The negative effects of war are seemingly never-ending. Dioxin, or Agent Orange, as we know it more commonly from its use during the Vietnam War, continues to wreak havoc on people born today, 40 years after the fact. Print journalist and photographer Francis Wade documented youth in two orphanages in Saigon to call attention to this insistent and heartbreaking catastrophe. We asked him to elaborate.
What prompted you to document Agent Orange, and what are you hoping will come of this work? Is it a testament to those currently suffering or a call to action, perhaps both?
“I think there’s a lack of understanding about how damaging the effects of Agent Orange continue to be. Remember that the spraying of the dioxin stopped more than 40 years ago, so you’d think it was confined to history, but that’s not the case at all—thousands of children are being born each year with severe deformities that are likely linked to ongoing Agent Orange contamination of the soil and water. It effects the reproductive organs of mothers so that even if as a child they worked in fields that had been sprayed, and felt no obvious effects themselves, 30 years later they give birth to a child with crippling disabilities.
“The very sad subtext to this all, and the reason why I visited the orphanages, is that many families in Vietnam—particularly in the rural areas that were sprayed with Agent Orange—are too poor to carry the burden of a disabled child, and so abandon them at orphanages. So the families living in areas where there’s still heavy contamination have the double curse of (a) being far more likely to produce disabled offspring, and (b) not having the means to care for the offspring.”
“Another thing I struggle to comprehend is why the US won’t apologize for the Agent Orange campaign. It’s given $43 million for a clean-up operation, but that seems very little when compared with the scale of the problem. I’ve heard people argue that we should move on and focus efforts on cleaning up, rather than assigning blame, but I think it’s important that Vietnamese understand the history and causes of this problem, and for the US, it may make them think twice about chemical warfare—bear in mind that nearly four decades on from the Vietnam War, the US in 2004 used chemical weapons on the Iraqi city of Fallujah and, like Vietnam, the population there continues to be afflicted by its legacy, in the form of abnormally high rates of cancer.”
What lies ahead for these children? Who supports them?
“I was very heartened by the dedication of the staff at the two orphanages I visited. The Thi Nghe center in Saigon, where most of these pictures were taken, is overcrowded—one of the head nurses said that on average twice a month she’ll open the front gate to find an abandoned baby outside. But they do what they can—exercise the kids, give them an education, nurture, and care for them. The attachment between nurse and child is strong. At 17 the children have to go to an adult care home. Those with severe illnesses, like hydrocephalus—where the head swells to an abnormal size—probably won’t make it to that age. Those who do are likely to find it very difficult to integrate into society, given that many suffer from both physical and psychological illnesses, and because deformity is still stigmatized in Vietnam. But some do make it, and much of that is owed to the work put in by these nurses early on in their lives.”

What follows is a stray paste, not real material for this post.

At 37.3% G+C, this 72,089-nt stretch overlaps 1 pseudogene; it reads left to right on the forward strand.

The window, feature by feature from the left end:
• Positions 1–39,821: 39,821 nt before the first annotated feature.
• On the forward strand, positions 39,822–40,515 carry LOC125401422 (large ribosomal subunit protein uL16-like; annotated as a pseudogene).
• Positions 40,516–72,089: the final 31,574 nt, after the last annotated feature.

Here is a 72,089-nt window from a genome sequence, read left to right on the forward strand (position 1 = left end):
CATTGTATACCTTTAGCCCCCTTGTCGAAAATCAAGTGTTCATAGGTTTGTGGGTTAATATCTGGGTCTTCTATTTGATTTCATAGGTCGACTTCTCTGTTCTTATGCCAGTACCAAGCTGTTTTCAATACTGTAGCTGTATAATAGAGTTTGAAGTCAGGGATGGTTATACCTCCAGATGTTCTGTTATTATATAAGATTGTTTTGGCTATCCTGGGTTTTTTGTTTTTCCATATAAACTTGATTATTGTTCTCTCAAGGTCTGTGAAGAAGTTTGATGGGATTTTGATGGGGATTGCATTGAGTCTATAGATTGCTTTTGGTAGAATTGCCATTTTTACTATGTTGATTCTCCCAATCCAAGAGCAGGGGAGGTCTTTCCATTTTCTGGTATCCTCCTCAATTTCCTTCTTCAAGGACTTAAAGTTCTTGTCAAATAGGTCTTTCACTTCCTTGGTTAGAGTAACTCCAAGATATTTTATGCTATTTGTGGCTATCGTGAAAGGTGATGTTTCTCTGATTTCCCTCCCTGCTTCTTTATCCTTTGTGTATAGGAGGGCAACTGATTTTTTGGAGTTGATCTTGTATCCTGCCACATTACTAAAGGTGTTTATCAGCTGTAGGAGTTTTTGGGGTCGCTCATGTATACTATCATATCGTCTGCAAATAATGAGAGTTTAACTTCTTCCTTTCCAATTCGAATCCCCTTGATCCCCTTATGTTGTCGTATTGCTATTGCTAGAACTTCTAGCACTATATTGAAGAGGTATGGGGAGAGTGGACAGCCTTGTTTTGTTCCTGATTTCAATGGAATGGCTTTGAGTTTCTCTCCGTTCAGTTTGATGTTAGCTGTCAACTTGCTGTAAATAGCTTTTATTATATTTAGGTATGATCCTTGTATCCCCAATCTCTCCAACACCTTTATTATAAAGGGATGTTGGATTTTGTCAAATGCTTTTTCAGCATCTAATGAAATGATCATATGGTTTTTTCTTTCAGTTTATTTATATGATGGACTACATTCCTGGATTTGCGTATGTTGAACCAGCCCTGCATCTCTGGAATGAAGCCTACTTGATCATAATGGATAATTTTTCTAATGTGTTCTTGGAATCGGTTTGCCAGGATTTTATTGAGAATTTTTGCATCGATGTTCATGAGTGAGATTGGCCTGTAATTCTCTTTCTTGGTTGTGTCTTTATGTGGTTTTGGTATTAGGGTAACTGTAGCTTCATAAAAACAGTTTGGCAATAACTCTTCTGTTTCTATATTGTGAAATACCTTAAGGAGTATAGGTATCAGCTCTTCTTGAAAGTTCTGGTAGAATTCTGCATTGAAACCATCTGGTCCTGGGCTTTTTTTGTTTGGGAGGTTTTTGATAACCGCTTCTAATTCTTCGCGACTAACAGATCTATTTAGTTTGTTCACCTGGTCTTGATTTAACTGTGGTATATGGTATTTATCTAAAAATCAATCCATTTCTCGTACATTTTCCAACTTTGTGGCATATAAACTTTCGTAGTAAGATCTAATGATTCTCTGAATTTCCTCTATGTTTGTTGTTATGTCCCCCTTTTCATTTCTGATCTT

Was this a challenging series to document? How did you approach shooting it?
“I’ve worked in some pretty grim environments before but the immediacy of the shock when I first saw the extent of the disabilities here wasn’t something I’d prepared for. The children with hydrocephalus were particularly saddening, given there’s very little chance of them leading anything resembling a normal life. For a lot of the birds-eye view shots of children in bed I had to hover over them for several minutes at a time with a big camera—reflecting on it afterwards, I realized they may have undergone traumatic surgery in the past, and my presence may have been an unwelcome reminder of that. That being said, I tried to interact with the children as much as possible, and hide my alarm. The nurses took a very light approach to their work and I thought best to try to mimic that.”
Is this an ongoing project?
“I think it’s a crisis that will persist, and requires sustained attention. A report came out in March based on a four-year study that found levels of dioxin in the soil around an airbase near Saigon where an Agent Orange spillage occurred in the late 1960s to be eight times higher than recommended levels, so there’s a strong chance this won’t be the last generation to suffer its effects.”